Companies having to reforecast their 2020 numbers are looking for guidance on where to focus and how to present this new reality to key stakeholders. Chartio and 4th & King are here to help. Simply fill out the form at the end of our interview and we’ll be in touch.
The COVID-19 challenge to startups is unprecedented, with the scale of its impact still largely unknown. Companies having to reforecast their 2020 numbers are looking for guidance on where to focus and how to present this new reality to key stakeholders.
Sheridan Gaenger, Chartio’s VP of Marketing, sat down (virtually) with Amanda Kattan from 4th & King to discuss the impact of the virus on the financial health of the startup community and to learn how business leaders should be addressing this new economic reality. For years, Amanda has been a Finance leader in the startup community and one of Chartio’s most outspoken expert users, and recently she published her COVID-19 dashboard for founders to provide guidance to their key stakeholders.
Sheridan: With volatile valuations and uncertain financial markets, executive teams have been forced to revisit fundamental assumptions about their companies and their plans for the coming quarters. How should they approach this process?
Amanda: Aside from the safety and health of their employees, they first need to start by addressing liquidity concerns. Priority # 1 needs to be ensuring that the lights stay on, particularly if assumptions you’ve made—such as funding operations with future revenue—are now at risk. Review outstanding receivables to understand where there is payment risk. Diligence every expense category and decide where to cut, reduce, or defer. Don’t be afraid to reach out to suppliers, landlords, and partners to see if you can revise existing arrangements. Many of them will be open to creative solutions here: many landlords have substantially reduced or deferred their rents for certain tenants. At 4th & King, we’ve helped several clients navigate this tough process to a successful outcome.
Second, I would reach out to each of your customers individually to understand how the situation has affected them. These might be difficult conversations to have, but being proactive here can earn you a lot of goodwill. Again, there can be room for creative solutions – for example those that are better capitalized might be willing to pay upfront in exchange for a discount. Those that are squeezed for capital might be willing to sign a longer contract with higher escalations in exchange for a payment deferral now. Some customers that have just had their hiring budgets slashed may be able to outsource services to you that they once did in-house. Helping your customer survive a temporary cash crunch can make them loyal for life.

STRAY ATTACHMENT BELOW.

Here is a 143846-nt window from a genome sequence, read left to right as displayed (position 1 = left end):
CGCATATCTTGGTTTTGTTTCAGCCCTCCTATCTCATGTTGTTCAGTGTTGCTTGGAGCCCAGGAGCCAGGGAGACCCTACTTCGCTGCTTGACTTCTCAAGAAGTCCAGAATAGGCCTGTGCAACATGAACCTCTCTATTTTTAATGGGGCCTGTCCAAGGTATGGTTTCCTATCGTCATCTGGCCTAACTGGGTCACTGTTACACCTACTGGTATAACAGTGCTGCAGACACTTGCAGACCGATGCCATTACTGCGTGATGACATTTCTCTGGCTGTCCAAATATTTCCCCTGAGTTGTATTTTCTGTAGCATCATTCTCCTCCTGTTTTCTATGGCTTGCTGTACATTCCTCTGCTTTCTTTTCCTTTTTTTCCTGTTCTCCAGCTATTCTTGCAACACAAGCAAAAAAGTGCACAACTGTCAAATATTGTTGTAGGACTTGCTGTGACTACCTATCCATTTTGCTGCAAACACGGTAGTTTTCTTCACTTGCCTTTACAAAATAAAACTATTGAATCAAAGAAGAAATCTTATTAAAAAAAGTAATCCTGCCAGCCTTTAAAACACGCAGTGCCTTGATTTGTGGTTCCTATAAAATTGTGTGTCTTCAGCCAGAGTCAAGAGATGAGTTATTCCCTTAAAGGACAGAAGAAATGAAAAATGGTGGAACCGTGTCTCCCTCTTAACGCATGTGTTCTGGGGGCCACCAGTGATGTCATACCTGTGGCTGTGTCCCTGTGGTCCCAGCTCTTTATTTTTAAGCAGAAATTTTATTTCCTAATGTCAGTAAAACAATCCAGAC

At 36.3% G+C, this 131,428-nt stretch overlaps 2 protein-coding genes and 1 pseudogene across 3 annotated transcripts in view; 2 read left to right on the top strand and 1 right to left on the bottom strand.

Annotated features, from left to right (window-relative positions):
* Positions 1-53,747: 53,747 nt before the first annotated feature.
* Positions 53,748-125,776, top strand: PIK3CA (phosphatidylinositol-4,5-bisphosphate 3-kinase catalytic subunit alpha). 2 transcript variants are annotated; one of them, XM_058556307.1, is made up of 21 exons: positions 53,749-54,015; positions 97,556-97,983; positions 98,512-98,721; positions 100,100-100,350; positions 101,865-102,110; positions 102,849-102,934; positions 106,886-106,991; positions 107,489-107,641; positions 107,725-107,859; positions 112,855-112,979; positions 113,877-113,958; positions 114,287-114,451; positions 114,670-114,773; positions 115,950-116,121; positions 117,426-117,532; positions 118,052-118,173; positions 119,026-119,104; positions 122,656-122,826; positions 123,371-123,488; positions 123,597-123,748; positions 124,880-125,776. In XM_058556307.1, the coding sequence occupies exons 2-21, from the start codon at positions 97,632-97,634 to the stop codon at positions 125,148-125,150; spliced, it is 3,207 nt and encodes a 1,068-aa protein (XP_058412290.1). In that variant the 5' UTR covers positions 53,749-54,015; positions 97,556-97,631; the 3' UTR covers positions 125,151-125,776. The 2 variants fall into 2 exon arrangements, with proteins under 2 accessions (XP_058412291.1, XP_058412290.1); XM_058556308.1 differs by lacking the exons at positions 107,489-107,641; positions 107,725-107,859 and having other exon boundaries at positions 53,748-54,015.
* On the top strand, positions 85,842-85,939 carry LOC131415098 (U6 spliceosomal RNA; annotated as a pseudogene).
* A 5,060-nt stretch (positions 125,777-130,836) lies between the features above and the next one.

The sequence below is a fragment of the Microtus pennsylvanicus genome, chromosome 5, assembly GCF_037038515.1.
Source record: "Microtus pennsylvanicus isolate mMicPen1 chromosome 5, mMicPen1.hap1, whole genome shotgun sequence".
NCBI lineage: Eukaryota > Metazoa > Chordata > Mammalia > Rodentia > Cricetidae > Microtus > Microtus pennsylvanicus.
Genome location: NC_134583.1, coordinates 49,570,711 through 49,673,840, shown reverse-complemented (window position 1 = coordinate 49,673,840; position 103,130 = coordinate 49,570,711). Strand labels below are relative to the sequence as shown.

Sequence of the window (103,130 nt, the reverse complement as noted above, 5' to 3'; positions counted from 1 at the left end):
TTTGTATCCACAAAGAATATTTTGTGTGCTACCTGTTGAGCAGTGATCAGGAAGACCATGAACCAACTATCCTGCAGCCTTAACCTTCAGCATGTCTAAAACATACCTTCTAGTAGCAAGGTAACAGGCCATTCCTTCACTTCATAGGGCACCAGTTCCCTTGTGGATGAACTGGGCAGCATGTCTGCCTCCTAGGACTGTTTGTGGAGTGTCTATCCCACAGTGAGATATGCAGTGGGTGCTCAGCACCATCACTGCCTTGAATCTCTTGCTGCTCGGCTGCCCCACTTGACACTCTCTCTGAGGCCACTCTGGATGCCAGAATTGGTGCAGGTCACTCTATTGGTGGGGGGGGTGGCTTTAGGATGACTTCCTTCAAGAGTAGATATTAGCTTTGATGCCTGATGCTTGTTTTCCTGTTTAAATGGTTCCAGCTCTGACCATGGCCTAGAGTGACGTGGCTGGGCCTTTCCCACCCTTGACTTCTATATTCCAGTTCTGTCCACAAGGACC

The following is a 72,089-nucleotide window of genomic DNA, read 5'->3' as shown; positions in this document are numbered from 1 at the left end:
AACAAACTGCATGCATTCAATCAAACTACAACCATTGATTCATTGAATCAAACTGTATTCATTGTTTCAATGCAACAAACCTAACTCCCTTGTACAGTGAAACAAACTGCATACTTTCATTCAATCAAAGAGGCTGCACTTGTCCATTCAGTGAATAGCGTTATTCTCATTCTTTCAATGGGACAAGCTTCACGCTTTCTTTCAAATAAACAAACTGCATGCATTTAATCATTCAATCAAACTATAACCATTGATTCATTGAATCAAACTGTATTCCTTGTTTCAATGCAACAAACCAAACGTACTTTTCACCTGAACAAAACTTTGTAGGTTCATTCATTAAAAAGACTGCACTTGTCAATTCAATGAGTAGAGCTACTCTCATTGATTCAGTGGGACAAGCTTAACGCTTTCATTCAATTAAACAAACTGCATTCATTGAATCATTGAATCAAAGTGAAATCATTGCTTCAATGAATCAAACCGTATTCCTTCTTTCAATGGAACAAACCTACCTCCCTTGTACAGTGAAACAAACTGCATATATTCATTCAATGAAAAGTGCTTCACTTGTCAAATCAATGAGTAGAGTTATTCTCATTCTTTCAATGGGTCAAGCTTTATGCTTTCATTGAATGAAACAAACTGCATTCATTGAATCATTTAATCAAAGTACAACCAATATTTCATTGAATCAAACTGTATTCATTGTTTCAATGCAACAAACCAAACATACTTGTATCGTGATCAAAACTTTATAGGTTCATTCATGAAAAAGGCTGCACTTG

Next, revisit the key assumptions of your business model and take appropriate action now to mitigate unpleasant surprises in the future, while keeping an eye out for new opportunities. Revise headcount plans to reflect softer growth and reduced marketing efficiency. Understand the impact of input cost fluctuations on your unit economics. Assess opportunities to gain market share as clients of competitors are looking for increased service at a reduced cost.
Lastly, this is a time when constant communication is key. Make sure that your team understands what the key drivers of your business’s success are, and how those factors are affected by COVID-19. I recommend having weekly or bi-weekly exec team meetings to keep everyone on the same page as the situation evolves. Aim to strike the right balance between maximizing transparency without over-promising: everyone should understand that the situation remains very fluid and there are many unknowns, so it is likely that any plans you make right now will need to be revised. That’s fine – help your team understand the current plan and the major variables that might cause that plan to be altered.